But far from being a bug in the system, that ability for everyone who works and creates value to be rich, at least by world standards and often even by US standards, is a feature, one that intellectuals willfully ignore. In a market system, being wealthy makes you powerful, and that drives intellectuals crazy. Since capitalism rewards everyone who creates value, everyone can be powerful, in the sense that everyone gets enough access to resources that they are among the wealthiest people in the world. I get power over goods and services, and you do, too.

But that brings me to my third shocking question, the one that really surprises students, because for some reason they have never thought about the consequences of putting a high price “floor” on wages. It’s really just an application of Thomas Sowell’s “And then what?” question, but it works every time.

3. What is gentrification?

We “all know” — the students certainly know — that gentrification is bad, rich people taking housing from poor people. Except that the cause of gentrification is usually the high prices forced on housing markets by “NIMBY” pressures. Housing policy is a chance for rich people to be racist, feeling good about keeping poor folks out of their wealthy housing enclaves by calling restrictions on zoning “neighborhood defense.” Those same rich liberals get to redeem themselves by decrying gentrification — which, remember, was caused by them in the first place! — and keeping wealthy people out of poor neighborhoods. If you combine these two policies (NIMBY keeps the poor out of wealthy neighborhoods, and “anti-gentrification” indignation keeps the wealthy out of poor neighborhoods), you get segregation and inequality on a grand scale, with consequent housing shortages that shoot costs of rental apartments right through the roof.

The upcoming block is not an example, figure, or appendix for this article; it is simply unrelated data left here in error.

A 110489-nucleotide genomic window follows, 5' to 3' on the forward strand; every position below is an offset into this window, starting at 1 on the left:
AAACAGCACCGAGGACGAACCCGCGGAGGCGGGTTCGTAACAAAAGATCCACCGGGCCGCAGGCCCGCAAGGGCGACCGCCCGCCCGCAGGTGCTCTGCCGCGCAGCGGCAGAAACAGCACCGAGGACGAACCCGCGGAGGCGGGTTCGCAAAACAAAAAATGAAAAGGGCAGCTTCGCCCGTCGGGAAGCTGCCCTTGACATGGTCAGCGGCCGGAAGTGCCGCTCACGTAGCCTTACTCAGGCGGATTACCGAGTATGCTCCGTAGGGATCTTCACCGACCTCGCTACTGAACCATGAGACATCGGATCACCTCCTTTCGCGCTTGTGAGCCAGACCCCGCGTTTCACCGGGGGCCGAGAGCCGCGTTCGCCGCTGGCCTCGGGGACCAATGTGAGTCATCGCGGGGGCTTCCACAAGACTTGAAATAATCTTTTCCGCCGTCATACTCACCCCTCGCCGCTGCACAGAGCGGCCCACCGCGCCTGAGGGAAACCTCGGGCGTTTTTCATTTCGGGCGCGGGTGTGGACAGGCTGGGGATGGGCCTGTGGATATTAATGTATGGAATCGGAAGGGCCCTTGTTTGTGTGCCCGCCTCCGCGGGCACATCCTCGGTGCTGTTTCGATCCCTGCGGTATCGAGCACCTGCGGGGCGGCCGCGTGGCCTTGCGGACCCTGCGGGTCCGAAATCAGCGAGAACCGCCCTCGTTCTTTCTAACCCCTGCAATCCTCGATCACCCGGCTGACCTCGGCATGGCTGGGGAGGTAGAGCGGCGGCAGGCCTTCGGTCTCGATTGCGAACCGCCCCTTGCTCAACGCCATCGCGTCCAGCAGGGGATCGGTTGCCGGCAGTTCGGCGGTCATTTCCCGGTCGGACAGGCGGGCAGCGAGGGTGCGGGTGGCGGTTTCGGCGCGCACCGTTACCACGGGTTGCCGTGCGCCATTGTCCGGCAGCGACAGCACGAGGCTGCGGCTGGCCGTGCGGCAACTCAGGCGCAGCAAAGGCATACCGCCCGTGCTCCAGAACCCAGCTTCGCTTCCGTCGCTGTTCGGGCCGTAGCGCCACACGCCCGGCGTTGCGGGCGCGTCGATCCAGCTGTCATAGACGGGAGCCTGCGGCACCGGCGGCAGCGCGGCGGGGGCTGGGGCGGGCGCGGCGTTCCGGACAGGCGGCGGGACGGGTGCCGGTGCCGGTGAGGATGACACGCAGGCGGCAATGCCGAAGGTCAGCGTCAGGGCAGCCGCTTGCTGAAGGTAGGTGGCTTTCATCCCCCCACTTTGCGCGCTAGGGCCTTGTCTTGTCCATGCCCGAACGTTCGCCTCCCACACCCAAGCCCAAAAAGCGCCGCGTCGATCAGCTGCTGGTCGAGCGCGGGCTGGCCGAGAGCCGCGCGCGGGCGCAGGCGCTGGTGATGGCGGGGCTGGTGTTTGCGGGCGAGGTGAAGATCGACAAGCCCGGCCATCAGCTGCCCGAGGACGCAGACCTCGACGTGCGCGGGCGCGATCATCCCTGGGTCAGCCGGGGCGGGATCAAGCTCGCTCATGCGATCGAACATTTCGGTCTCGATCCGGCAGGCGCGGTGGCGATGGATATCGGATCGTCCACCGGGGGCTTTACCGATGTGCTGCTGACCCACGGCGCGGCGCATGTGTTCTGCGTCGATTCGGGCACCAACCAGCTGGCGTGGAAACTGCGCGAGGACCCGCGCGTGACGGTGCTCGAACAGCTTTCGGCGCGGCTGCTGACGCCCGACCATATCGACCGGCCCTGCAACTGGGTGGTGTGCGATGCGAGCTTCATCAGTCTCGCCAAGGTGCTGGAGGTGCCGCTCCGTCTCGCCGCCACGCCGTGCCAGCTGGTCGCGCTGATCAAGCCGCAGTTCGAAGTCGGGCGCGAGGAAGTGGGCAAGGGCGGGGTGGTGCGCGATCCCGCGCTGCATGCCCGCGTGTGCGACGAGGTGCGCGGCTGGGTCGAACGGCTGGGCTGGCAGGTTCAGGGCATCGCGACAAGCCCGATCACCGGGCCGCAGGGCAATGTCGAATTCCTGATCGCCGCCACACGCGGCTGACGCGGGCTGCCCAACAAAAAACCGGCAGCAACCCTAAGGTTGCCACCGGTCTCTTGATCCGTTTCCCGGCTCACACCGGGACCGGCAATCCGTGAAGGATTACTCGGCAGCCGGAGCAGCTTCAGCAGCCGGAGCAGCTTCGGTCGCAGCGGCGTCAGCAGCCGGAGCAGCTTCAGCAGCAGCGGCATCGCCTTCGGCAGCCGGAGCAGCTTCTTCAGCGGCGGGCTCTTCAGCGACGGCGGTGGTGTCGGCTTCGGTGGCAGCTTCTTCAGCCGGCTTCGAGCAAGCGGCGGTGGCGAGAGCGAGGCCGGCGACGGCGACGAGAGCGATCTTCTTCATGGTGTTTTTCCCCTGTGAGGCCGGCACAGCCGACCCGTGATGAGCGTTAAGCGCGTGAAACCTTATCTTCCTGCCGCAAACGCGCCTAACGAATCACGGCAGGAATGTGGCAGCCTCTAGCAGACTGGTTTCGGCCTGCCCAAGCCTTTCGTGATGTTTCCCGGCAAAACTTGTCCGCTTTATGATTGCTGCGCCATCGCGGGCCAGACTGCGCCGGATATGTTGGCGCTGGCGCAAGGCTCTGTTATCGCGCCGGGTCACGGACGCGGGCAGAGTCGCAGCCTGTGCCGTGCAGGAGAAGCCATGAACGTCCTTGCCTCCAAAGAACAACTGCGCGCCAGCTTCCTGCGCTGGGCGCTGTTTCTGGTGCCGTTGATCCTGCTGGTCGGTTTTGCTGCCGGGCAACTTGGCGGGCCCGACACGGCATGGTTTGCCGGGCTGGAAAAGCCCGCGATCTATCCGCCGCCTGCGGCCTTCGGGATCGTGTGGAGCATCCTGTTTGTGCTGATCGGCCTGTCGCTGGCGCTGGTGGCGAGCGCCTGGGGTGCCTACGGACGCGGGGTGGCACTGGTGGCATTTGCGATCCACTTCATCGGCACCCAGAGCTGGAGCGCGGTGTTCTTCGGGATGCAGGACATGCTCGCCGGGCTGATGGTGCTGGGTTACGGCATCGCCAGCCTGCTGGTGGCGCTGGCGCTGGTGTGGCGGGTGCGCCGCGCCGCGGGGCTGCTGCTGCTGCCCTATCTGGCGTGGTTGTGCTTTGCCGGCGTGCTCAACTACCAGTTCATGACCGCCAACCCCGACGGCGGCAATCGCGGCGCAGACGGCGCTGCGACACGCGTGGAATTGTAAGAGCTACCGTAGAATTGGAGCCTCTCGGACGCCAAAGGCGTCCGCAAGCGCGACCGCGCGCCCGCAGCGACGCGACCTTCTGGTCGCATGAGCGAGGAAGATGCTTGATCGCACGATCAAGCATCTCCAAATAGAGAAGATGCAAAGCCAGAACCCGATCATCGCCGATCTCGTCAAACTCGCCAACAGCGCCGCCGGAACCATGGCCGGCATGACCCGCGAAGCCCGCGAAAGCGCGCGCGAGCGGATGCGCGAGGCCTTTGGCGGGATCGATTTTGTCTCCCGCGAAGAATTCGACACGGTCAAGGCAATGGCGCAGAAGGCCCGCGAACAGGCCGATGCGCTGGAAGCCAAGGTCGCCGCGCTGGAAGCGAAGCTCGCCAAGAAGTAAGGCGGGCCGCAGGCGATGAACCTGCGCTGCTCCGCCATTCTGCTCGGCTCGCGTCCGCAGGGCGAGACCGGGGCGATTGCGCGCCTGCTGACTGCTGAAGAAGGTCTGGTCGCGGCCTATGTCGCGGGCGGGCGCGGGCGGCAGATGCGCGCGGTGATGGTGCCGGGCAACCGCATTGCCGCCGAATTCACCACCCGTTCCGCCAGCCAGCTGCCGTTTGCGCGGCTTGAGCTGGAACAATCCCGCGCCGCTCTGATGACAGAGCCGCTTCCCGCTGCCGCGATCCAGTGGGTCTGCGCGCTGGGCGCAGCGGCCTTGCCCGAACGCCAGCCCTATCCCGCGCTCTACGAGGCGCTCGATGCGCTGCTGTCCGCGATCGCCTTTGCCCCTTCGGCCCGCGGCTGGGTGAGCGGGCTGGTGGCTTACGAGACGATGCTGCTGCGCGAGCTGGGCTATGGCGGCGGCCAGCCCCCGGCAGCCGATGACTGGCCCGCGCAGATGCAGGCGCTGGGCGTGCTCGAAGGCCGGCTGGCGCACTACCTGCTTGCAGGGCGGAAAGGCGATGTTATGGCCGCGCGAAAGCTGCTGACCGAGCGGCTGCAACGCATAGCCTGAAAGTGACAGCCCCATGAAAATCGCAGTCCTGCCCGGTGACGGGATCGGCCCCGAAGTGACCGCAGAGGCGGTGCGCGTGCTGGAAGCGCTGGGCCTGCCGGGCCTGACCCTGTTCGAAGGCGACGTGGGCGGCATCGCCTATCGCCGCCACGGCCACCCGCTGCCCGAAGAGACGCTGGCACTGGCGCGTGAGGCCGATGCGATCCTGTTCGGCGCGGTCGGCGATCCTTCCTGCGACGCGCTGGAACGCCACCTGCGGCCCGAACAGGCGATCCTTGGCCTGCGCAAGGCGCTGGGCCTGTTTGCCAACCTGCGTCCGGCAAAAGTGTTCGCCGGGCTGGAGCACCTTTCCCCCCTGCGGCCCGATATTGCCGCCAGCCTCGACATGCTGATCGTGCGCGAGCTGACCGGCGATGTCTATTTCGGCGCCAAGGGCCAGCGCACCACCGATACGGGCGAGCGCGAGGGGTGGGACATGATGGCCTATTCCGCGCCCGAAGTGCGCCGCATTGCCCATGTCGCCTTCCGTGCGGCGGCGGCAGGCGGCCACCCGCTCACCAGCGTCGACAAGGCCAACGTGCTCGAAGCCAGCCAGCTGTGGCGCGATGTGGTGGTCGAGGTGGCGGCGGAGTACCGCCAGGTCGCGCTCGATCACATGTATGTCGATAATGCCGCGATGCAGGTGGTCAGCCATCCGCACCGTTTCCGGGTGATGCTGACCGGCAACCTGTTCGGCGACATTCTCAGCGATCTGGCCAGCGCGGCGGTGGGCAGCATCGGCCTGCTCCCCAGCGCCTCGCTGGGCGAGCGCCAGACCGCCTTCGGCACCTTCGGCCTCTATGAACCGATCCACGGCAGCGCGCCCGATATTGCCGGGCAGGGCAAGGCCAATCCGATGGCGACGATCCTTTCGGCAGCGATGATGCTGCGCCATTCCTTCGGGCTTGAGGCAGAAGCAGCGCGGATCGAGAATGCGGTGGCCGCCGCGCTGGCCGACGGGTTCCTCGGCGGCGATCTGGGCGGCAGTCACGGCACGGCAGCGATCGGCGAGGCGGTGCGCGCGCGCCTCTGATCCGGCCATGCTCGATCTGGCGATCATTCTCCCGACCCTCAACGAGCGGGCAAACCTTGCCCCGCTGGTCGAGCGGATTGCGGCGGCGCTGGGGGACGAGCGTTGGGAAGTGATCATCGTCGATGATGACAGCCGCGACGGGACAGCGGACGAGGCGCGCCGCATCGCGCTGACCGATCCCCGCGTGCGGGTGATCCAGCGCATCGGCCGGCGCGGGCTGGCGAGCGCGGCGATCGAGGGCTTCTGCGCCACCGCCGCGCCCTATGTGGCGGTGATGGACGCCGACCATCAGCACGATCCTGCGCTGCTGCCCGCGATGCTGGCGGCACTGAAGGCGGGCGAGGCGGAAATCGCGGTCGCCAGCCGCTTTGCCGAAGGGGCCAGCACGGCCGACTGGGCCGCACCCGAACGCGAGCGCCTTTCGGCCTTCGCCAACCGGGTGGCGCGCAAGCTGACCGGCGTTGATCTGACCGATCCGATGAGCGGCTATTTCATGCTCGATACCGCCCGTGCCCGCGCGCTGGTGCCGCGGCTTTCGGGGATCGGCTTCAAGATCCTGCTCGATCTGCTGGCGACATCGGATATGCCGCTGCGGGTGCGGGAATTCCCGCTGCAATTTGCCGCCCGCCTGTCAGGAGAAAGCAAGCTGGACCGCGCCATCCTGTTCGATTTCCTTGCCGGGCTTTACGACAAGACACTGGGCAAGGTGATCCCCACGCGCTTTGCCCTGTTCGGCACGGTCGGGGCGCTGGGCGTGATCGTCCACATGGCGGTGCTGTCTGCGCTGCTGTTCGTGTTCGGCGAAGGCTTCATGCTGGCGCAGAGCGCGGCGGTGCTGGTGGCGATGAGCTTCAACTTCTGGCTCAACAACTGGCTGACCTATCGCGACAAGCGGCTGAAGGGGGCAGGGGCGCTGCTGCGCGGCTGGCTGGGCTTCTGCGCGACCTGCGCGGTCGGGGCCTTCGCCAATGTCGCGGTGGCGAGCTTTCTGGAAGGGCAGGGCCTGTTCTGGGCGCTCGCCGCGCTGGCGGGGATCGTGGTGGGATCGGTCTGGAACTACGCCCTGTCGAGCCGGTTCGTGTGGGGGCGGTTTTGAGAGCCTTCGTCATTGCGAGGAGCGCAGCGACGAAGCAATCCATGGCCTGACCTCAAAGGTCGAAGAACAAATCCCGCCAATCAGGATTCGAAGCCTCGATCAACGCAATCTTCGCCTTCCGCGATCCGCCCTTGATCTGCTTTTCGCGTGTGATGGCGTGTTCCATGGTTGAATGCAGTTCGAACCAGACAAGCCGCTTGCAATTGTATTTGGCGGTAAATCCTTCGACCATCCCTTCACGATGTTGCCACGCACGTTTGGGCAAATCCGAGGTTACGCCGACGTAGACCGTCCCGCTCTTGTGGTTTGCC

In other words, gentrification is a second-best response to wrong-headed regulation, but you won’t see that unless you ask, “And then what?”

Minimum wages cause a similar kind of distortion, but you won’t see it unless you say, “And then what?” This distortion is something I have called “job gentrification” since 2004, when I wrote this post for KPC. Later, Russ Roberts and I did an Econtalk about it. If you force much higher wages — and a “living wage” of $15/hour for an entry-level job in fast food is much higher — then you will “gentrify” jobs. Where $7.25/hour can work for someone with no experience, if we double wages up to $15/hour then a different class of worker will “move in.” People with no experience and at most a high school diploma will be facing experienced college graduates who now want that $15/hour job. Just as wealthy people gentrify a neighborhood, more experienced people gentrify the jobs that poor people once depended on.

Once you understand the answers to my three questions, it’s hard to favor minimum wages. Most people make more than the minimum wage, wages in the US are already in the top fifth of the world income distribution, and if you raise the minimum wage high enough to make a big difference, gentrification will create more inequality and more poverty than we have now. 

Michael Munger

Michael Munger

Michael Munger is a Professor of Political Science, Economics, and Public Policy at Duke University and Senior Fellow of the American Institute for Economic Research.

His degrees are from Davidson College, Washingon University in St. Louis, and Washington University.

Munger’s research interests include regulation, political institutions, and political economy.

Books by Michael Munger

Get notified of new articles from Michael Munger and AIER.